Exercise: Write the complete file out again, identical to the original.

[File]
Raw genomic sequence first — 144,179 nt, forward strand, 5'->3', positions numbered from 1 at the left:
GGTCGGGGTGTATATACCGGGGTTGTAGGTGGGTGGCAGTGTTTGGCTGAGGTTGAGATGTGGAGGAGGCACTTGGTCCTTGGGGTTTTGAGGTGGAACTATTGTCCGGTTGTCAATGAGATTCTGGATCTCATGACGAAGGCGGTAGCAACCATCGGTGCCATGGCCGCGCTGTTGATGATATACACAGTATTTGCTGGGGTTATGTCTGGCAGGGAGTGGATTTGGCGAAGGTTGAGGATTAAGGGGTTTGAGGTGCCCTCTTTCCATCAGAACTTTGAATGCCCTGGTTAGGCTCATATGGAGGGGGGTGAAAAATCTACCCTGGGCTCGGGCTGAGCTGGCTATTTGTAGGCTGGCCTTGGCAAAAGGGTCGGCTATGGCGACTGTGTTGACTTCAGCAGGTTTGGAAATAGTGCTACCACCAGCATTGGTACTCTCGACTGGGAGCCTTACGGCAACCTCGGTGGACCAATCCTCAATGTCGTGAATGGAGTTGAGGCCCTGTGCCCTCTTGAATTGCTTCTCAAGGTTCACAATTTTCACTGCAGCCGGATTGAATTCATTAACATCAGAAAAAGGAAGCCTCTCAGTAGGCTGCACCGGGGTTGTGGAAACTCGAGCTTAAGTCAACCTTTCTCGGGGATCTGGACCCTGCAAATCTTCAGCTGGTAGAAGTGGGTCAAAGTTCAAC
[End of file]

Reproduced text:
Raw genomic sequence first — 144,179 nt, forward strand, 5'->3', positions numbered from 1 at the left:
GGTCGGGGTGTATATACCGGGGTTGTAGGTGGGTGGCAGTGTTTGGCTGAGGTTGAGATGTGGAGGAGGCACTTGGTCCTTGGGGTTTTGAGGTGGAACTATTGTCCGGTTGTCAATGAGATTCTGGATCTCATGACGAAGGCGGTAGCAACCATCGGTGCCATGGCCGCGCTGTTGATGATATACACAGTATTTGCTGGGGTTATGTCTGGCAGGGAGTGGATTTGGCGAAGGTTGAGGATTAAGGGGTTTGAGGTGCCCTCTTTCCATCAGAACTTTGAATGCCCTGGTTAGGCTCATATGGAGGGGGGTGAAAAATCTACCCTGGGCTCGGGCTGAGCTGGCTATTTGTAGGCTGGCCTTGGCAAAAGGGTCGGCTATGGCGACTGTGTTGACTTCAGCAGGTTTGGAAATAGTGCTACCACCAGCATTGGTACTCTCGACTGGGAGCCTTACGGCAACCTCGGTGGACCAATCCTCAATGTCGTGAATGGAGTTGAGGCCCTGTGCCCTCTTGAATTGCTTCTCAAGGTTCACAATTTTCACTGCAGCCGGATTGAATTCATTAACATCAGAAAAAGGAAGCCTCTCAGTAGGCTGCACCGGGGTTGTGGAAACTCGAGCTTAAGTCAACCTTTCTCGGGGATCTGGACCCTGCAAATCTTCAGCTGGTAGAAGTGGGTCAAAGTTCAAC